With the implementation support of the Expanded Programme on Immunization (EPI) of the World Health Organization (WHO), Bangladesh was able to ensure maximum vaccine coverage for its inhabitants. From a 2% vaccination coverage rate in 1985, Bangladesh has been able to achieve an 84% coverage rate in 2019. As of 2016, Bangladesh has achieved a 99% coverage rate for treating tuberculosis.
According to the WHO, the country has made significant advancements in the elimination and control of Vaccine Preventable Diseases (VPDs). Bangladesh has been polio free since the last case of wild poliovirus was identified in 2006. In 2008, the country successfully eradicated maternal and neonatal tetanus. The country also met its rubella control goal in 2018.
In the last decades, Bangladesh has introduced several new vaccines, including the HepB vaccine in 2003, Hib in 2009, Rubella in 2012, PCV and IPV in 2015, MR second dose in 2015, and fIPV in 2017.
The Government of Bangladesh aptly utilized the existing capacities for mass immunization drives to provide access to COVID vaccines to its people. The government banked on the existing vaccine cold chain facilities in the country for storing, transporting and distributing COVID vaccines. At the same time, the existing community clinics and vaccination centers worked as a relief for the government, as these facilities were extremely effective in providing jabs when combined with the new facilities.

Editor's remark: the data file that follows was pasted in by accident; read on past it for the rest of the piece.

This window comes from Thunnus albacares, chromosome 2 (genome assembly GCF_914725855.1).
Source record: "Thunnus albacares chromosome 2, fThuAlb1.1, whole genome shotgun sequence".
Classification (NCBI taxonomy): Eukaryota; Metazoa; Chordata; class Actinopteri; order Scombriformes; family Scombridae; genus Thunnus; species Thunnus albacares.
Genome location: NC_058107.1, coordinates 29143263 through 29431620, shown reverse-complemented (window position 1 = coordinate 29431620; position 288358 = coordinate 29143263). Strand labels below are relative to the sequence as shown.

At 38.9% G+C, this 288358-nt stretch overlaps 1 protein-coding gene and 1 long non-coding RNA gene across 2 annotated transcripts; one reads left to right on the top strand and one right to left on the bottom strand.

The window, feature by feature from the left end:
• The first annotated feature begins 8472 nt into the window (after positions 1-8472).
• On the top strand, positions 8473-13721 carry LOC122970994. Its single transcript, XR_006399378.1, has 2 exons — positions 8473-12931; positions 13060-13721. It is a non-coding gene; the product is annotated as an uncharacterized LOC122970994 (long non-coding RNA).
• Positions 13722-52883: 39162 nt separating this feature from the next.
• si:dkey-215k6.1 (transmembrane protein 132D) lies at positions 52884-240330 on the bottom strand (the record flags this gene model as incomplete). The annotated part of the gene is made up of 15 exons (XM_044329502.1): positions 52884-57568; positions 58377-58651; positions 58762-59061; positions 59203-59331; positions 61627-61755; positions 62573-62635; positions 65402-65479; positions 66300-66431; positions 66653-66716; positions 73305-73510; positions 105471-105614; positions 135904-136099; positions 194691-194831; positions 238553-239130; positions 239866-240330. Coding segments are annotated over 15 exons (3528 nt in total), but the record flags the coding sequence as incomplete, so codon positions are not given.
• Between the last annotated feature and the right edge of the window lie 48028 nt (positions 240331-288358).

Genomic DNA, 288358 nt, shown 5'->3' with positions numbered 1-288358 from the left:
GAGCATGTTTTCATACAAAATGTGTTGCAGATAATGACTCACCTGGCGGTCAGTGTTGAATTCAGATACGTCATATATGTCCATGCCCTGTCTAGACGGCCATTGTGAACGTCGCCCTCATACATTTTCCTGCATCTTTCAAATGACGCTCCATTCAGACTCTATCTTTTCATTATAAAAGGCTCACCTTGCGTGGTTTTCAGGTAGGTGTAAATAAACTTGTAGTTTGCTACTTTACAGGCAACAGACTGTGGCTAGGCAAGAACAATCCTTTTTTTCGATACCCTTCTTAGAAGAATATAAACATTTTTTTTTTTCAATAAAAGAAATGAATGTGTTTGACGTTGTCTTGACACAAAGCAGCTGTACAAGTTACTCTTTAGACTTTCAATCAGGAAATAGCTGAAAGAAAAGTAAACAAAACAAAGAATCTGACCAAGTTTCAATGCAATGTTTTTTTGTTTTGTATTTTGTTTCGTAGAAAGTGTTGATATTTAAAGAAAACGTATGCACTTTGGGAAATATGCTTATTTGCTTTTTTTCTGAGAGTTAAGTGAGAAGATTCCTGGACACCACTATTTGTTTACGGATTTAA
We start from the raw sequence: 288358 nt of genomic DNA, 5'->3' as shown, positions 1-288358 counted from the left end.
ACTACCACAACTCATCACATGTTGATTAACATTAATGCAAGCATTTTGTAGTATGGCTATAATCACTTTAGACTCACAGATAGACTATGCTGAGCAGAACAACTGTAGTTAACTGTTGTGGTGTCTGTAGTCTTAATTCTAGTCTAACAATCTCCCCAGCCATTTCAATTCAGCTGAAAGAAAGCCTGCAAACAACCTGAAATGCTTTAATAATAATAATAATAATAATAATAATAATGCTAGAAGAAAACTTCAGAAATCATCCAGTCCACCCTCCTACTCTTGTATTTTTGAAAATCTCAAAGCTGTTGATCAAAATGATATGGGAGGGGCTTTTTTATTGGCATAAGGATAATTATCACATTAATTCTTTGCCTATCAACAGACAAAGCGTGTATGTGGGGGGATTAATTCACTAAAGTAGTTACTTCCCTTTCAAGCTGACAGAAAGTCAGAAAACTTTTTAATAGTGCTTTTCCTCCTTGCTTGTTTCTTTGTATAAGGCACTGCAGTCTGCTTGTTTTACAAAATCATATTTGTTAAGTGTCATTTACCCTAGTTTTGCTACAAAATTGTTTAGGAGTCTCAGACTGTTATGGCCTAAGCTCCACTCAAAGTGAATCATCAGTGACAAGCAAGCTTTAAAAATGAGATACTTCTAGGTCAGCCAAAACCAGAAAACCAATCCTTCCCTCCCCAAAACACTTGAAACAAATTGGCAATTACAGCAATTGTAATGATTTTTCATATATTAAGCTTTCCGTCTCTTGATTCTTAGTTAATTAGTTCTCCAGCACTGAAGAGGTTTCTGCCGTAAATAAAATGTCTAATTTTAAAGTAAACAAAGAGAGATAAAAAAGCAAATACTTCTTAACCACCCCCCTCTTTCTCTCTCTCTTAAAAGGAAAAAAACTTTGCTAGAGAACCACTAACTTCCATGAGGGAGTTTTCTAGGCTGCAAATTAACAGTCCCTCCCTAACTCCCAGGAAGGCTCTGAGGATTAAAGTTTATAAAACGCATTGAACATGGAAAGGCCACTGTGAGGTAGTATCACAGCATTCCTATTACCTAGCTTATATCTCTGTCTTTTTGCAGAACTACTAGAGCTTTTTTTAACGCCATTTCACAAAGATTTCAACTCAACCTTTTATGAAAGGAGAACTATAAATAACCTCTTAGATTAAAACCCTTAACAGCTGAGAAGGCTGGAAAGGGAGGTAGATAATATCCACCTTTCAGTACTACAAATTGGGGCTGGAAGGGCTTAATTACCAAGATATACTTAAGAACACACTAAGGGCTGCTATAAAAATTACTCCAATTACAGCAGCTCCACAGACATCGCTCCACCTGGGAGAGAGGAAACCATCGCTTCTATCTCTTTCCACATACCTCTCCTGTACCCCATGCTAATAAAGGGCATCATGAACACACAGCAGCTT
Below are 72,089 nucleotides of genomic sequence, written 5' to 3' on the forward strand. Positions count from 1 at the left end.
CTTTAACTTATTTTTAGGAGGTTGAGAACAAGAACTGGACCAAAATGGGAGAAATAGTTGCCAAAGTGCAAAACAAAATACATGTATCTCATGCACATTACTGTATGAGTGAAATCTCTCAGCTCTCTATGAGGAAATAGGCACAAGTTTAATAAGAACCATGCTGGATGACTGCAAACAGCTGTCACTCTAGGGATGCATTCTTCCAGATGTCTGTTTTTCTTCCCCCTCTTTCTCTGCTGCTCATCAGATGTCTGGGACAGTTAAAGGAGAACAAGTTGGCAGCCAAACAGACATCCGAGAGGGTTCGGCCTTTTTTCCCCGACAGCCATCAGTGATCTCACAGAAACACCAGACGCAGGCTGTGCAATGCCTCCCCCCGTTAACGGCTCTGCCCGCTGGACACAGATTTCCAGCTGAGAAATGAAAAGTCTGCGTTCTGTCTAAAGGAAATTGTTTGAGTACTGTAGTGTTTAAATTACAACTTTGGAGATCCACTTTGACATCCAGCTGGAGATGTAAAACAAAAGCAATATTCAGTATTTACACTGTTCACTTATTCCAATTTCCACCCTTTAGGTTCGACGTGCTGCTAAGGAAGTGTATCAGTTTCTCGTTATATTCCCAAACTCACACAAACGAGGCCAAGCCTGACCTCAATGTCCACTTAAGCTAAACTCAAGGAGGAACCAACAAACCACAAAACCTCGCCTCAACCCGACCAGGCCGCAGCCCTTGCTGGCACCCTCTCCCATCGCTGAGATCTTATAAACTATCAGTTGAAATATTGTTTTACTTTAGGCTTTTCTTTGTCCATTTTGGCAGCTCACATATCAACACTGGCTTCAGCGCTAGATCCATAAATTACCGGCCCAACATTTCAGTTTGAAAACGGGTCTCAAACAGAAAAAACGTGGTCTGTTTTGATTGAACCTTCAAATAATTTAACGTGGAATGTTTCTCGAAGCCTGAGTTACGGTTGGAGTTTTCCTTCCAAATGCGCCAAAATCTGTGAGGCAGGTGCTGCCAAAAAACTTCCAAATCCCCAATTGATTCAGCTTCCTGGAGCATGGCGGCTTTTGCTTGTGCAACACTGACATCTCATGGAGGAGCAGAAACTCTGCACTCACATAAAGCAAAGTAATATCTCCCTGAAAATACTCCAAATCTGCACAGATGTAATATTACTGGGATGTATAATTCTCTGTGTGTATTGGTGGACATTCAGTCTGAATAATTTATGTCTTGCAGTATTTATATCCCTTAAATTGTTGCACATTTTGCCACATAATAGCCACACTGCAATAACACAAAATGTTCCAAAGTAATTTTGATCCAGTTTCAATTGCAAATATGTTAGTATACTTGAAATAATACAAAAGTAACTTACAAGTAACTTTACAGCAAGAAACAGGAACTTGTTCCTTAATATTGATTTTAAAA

Mass Vitamin-A Immunization Campaign During Pandemic
Even during the pandemic, while running the COVID vaccination program, the government carried out a two-week long national Vitamin-A Plus campaign. Each year, GoB arranges two national Vitamin-A Plus campaigns. However, due to the pandemic, the campaign in July 2020 was suspended. From October 4 to 17, 2020, a total of 20.8 million children (97% of the target) were covered by the mass immunization campaign to mitigate the risks of child malnutrition.
The cover photo is taken from UNICEF/UN0510588/Chakma.
About the Author
Shah Adaan Uzzaman is the Blog Administrator at The Confluence. A former Bangladesh Television Debate Champion and winner of several policy & debate competitions, he is currently a student of IBA, University of Dhaka.